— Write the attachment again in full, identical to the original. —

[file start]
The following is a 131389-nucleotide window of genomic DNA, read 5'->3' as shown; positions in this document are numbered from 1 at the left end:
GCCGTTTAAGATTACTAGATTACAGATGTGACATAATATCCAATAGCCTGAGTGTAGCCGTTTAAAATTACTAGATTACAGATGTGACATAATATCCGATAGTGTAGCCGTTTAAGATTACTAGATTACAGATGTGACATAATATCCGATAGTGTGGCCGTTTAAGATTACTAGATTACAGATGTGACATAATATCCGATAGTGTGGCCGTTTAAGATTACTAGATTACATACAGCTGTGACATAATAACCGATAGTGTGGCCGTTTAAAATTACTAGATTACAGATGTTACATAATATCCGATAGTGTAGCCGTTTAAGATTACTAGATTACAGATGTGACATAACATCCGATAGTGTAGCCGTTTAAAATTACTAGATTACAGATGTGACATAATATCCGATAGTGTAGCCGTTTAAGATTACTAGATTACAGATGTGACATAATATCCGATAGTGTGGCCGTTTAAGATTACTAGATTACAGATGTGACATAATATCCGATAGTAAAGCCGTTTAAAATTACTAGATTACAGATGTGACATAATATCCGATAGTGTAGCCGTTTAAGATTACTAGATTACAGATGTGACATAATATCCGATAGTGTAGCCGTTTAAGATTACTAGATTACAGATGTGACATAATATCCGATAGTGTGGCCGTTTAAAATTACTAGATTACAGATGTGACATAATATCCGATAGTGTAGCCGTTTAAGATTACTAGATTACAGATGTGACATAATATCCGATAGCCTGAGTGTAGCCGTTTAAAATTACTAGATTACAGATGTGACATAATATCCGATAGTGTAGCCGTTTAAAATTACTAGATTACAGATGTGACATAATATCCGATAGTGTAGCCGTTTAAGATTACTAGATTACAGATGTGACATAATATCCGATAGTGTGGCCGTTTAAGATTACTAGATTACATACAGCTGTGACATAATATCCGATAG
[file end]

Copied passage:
The following is a 131389-nucleotide window of genomic DNA, read 5'->3' as shown; positions in this document are numbered from 1 at the left end:
GCCGTTTAAGATTACTAGATTACAGATGTGACATAATATCCAATAGCCTGAGTGTAGCCGTTTAAAATTACTAGATTACAGATGTGACATAATATCCGATAGTGTAGCCGTTTAAGATTACTAGATTACAGATGTGACATAATATCCGATAGTGTGGCCGTTTAAGATTACTAGATTACAGATGTGACATAATATCCGATAGTGTGGCCGTTTAAGATTACTAGATTACATACAGCTGTGACATAATAACCGATAGTGTGGCCGTTTAAAATTACTAGATTACAGATGTTACATAATATCCGATAGTGTAGCCGTTTAAGATTACTAGATTACAGATGTGACATAACATCCGATAGTGTAGCCGTTTAAAATTACTAGATTACAGATGTGACATAATATCCGATAGTGTAGCCGTTTAAGATTACTAGATTACAGATGTGACATAATATCCGATAGTGTGGCCGTTTAAGATTACTAGATTACAGATGTGACATAATATCCGATAGTAAAGCCGTTTAAAATTACTAGATTACAGATGTGACATAATATCCGATAGTGTAGCCGTTTAAGATTACTAGATTACAGATGTGACATAATATCCGATAGTGTAGCCGTTTAAGATTACTAGATTACAGATGTGACATAATATCCGATAGTGTGGCCGTTTAAAATTACTAGATTACAGATGTGACATAATATCCGATAGTGTAGCCGTTTAAGATTACTAGATTACAGATGTGACATAATATCCGATAGCCTGAGTGTAGCCGTTTAAAATTACTAGATTACAGATGTGACATAATATCCGATAGTGTAGCCGTTTAAAATTACTAGATTACAGATGTGACATAATATCCGATAGTGTAGCCGTTTAAGATTACTAGATTACAGATGTGACATAATATCCGATAGTGTGGCCGTTTAAGATTACTAGATTACATACAGCTGTGACATAATATCCGATAG